Changing how food aid is allocated ‘may save more lives’
- Using height-for-age data to allocate food could improve malnourishment treatment
- Aid agencies may need to target those most in need even if others go without
- But more and better data is needed to inform policymaking on food aid decisions
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International development agencies may be able to save the lives of a greater number of undernourished children by changing how they allocate food aid in developing countries, suggests a study published today (4 March) in Proceedings of the National Academy of Sciences.
Instead of allocating food based solely on weight-for-height measurements, as is currently recommended, making use of additional 'height-for-age' data reduced the effects of malnutrition by nine per cent in the study.
Also, the same end results in alleviating malnutrition were achieved with the new method as with the current one but with a 61 per cent cut in the cost of providing ready-to-use therapeutic and supplementary food, the study found.
The findings are based on mathematical modelling using data from more than 5,600 children from Bwamanda in the Democratic Republic of Congo.
The study also proposes that when making crucial food allocation decisions, aid agencies should prioritise those children most in need — even if it means that others go without.
Lawrence M. Wein, professor of management science at Stanford University, United States, and the corresponding author of the study, says one of the main results is that "relative to the currently used policies, incorporating height-for-age information into the allocation decision improves performance — that is, it saves lives".
The other key finding is that "the optimal policy is an 'all-or-nothing' policy where the most at-risk children receive 500 kilocalories per day and the other children receive nothing," he says.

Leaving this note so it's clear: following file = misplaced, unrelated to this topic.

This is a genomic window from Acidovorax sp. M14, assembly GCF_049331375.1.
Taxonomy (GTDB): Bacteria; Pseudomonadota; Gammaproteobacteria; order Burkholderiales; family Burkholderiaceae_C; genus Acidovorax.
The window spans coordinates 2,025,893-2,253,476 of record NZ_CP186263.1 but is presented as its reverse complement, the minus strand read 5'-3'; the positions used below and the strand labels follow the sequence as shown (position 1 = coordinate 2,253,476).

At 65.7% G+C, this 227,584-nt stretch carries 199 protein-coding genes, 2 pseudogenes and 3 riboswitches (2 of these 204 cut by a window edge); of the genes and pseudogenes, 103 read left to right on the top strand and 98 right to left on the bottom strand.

But because of the limited scope of the study, the authors do not make specific policy recommendations.
They call for more data that can be used to inform such pressing allocation decisions, and also highlight the scarcity of useful data on the effect of food-based treatment.
"Without better data, policymakers will continue to make these important allocation decisions in the face of very limited information," says Wein.
However, paediatrician Patricia Wolff, executive director of US-based food aid organisation Meds & Food for Kids, argues that height-for-age is a measure of chronic rather than acute malnutrition.
"Being stunted is not related to acute risk of death, although over a lifetime a stunted person will be less healthy than a non-stunted person," she says.
"I don't agree that, in resource-poor environments, this stunted group has an equivalent risk-benefit ratio to those children who are low on the weight-for-height graph," she adds.
Although wary of the benefits of including height-for-age data in food allocation decisions, Wolff admits that the proposed 'all-or-nothing' approach could save more lives.
"If you mean by an 'all-or-nothing' policy that you give the appropriate treatment resources to the sickest children first and then look around to see if you can find more resources, then I agree. First, you save lives. Second, you optimise health," she says.